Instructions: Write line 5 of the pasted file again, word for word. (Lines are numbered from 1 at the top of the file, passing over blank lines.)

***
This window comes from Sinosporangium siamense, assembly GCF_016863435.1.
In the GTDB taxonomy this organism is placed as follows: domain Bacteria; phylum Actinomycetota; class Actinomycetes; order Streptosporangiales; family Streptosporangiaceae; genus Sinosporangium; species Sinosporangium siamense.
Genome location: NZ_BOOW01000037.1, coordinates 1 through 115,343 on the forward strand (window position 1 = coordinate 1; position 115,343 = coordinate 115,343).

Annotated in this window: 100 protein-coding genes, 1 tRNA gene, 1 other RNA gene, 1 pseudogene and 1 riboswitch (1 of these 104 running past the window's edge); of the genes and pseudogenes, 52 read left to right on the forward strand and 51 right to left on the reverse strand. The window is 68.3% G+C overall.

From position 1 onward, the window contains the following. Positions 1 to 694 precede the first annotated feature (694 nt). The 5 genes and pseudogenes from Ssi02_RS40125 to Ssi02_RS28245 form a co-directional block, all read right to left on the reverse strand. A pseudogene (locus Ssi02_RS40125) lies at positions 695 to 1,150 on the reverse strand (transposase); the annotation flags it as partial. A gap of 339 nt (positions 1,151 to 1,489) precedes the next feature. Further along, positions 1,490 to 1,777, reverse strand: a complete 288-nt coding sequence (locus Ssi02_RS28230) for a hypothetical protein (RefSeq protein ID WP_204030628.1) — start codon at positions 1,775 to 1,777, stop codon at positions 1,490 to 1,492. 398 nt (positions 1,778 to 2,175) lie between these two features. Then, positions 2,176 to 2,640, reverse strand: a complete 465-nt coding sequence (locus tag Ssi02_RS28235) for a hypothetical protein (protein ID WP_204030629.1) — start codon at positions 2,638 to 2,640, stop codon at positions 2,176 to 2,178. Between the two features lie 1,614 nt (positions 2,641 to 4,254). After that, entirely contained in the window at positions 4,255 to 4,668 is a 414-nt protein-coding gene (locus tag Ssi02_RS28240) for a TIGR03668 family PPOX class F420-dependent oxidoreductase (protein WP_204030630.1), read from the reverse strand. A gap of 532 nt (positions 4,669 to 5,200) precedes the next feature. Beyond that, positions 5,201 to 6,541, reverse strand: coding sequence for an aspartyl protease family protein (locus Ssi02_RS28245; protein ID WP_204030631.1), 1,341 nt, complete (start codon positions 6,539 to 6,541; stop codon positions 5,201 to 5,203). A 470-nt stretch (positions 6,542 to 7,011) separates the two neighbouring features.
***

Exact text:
From position 1 onward, the window contains the following. Positions 1 to 694 precede the first annotated feature (694 nt). The 5 genes and pseudogenes from Ssi02_RS40125 to Ssi02_RS28245 form a co-directional block, all read right to left on the reverse strand. A pseudogene (locus Ssi02_RS40125) lies at positions 695 to 1,150 on the reverse strand (transposase); the annotation flags it as partial. A gap of 339 nt (positions 1,151 to 1,489) precedes the next feature. Further along, positions 1,490 to 1,777, reverse strand: a complete 288-nt coding sequence (locus Ssi02_RS28230) for a hypothetical protein (RefSeq protein ID WP_204030628.1) — start codon at positions 1,775 to 1,777, stop codon at positions 1,490 to 1,492. 398 nt (positions 1,778 to 2,175) lie between these two features. Then, positions 2,176 to 2,640, reverse strand: a complete 465-nt coding sequence (locus tag Ssi02_RS28235) for a hypothetical protein (protein ID WP_204030629.1) — start codon at positions 2,638 to 2,640, stop codon at positions 2,176 to 2,178. Between the two features lie 1,614 nt (positions 2,641 to 4,254). After that, entirely contained in the window at positions 4,255 to 4,668 is a 414-nt protein-coding gene (locus tag Ssi02_RS28240) for a TIGR03668 family PPOX class F420-dependent oxidoreductase (protein WP_204030630.1), read from the reverse strand. A gap of 532 nt (positions 4,669 to 5,200) precedes the next feature. Beyond that, positions 5,201 to 6,541, reverse strand: coding sequence for an aspartyl protease family protein (locus Ssi02_RS28245; protein ID WP_204030631.1), 1,341 nt, complete (start codon positions 6,539 to 6,541; stop codon positions 5,201 to 5,203). A 470-nt stretch (positions 6,542 to 7,011) separates the two neighbouring features.